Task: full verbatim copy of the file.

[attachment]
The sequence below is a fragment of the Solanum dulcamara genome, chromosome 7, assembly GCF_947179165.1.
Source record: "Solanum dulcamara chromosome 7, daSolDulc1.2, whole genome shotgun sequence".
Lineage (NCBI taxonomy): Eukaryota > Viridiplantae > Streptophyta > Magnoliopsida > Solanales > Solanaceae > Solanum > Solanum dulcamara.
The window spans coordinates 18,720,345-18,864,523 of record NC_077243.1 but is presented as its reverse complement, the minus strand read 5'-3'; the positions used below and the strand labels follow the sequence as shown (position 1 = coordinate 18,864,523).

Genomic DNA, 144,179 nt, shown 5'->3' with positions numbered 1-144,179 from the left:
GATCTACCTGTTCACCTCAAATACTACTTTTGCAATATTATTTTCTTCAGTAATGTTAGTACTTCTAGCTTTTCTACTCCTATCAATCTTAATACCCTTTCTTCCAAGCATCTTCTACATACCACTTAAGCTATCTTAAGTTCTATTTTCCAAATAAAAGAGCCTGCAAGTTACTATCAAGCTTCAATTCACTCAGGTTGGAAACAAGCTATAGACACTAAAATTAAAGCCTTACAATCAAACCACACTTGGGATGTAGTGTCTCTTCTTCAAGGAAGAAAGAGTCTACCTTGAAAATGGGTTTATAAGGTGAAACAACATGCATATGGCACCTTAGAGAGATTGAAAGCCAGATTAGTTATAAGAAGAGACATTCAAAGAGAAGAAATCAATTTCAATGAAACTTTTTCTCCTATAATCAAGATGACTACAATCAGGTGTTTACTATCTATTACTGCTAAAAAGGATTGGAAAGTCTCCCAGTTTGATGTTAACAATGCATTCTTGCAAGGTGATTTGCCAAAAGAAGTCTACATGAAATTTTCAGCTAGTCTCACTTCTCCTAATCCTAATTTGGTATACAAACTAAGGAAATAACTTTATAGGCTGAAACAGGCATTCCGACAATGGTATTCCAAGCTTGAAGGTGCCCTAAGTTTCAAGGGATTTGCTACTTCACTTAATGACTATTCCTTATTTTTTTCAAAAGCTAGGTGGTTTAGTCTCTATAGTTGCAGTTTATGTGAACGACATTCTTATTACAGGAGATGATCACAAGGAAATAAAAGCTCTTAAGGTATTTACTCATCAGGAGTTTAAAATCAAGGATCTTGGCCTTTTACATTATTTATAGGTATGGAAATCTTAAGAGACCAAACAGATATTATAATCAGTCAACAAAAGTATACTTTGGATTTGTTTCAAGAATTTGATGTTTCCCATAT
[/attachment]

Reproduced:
The sequence below is a fragment of the Solanum dulcamara genome, chromosome 7, assembly GCF_947179165.1.
Source record: "Solanum dulcamara chromosome 7, daSolDulc1.2, whole genome shotgun sequence".
Lineage (NCBI taxonomy): Eukaryota > Viridiplantae > Streptophyta > Magnoliopsida > Solanales > Solanaceae > Solanum > Solanum dulcamara.
The window spans coordinates 18,720,345-18,864,523 of record NC_077243.1 but is presented as its reverse complement, the minus strand read 5'-3'; the positions used below and the strand labels follow the sequence as shown (position 1 = coordinate 18,864,523).

Genomic DNA, 144,179 nt, shown 5'->3' with positions numbered 1-144,179 from the left:
GATCTACCTGTTCACCTCAAATACTACTTTTGCAATATTATTTTCTTCAGTAATGTTAGTACTTCTAGCTTTTCTACTCCTATCAATCTTAATACCCTTTCTTCCAAGCATCTTCTACATACCACTTAAGCTATCTTAAGTTCTATTTTCCAAATAAAAGAGCCTGCAAGTTACTATCAAGCTTCAATTCACTCAGGTTGGAAACAAGCTATAGACACTAAAATTAAAGCCTTACAATCAAACCACACTTGGGATGTAGTGTCTCTTCTTCAAGGAAGAAAGAGTCTACCTTGAAAATGGGTTTATAAGGTGAAACAACATGCATATGGCACCTTAGAGAGATTGAAAGCCAGATTAGTTATAAGAAGAGACATTCAAAGAGAAGAAATCAATTTCAATGAAACTTTTTCTCCTATAATCAAGATGACTACAATCAGGTGTTTACTATCTATTACTGCTAAAAAGGATTGGAAAGTCTCCCAGTTTGATGTTAACAATGCATTCTTGCAAGGTGATTTGCCAAAAGAAGTCTACATGAAATTTTCAGCTAGTCTCACTTCTCCTAATCCTAATTTGGTATACAAACTAAGGAAATAACTTTATAGGCTGAAACAGGCATTCCGACAATGGTATTCCAAGCTTGAAGGTGCCCTAAGTTTCAAGGGATTTGCTACTTCACTTAATGACTATTCCTTATTTTTTTCAAAAGCTAGGTGGTTTAGTCTCTATAGTTGCAGTTTATGTGAACGACATTCTTATTACAGGAGATGATCACAAGGAAATAAAAGCTCTTAAGGTATTTACTCATCAGGAGTTTAAAATCAAGGATCTTGGCCTTTTACATTATTTATAGGTATGGAAATCTTAAGAGACCAAACAGATATTATAATCAGTCAACAAAAGTATACTTTGGATTTGTTTCAAGAATTTGATGTTTCCCATAT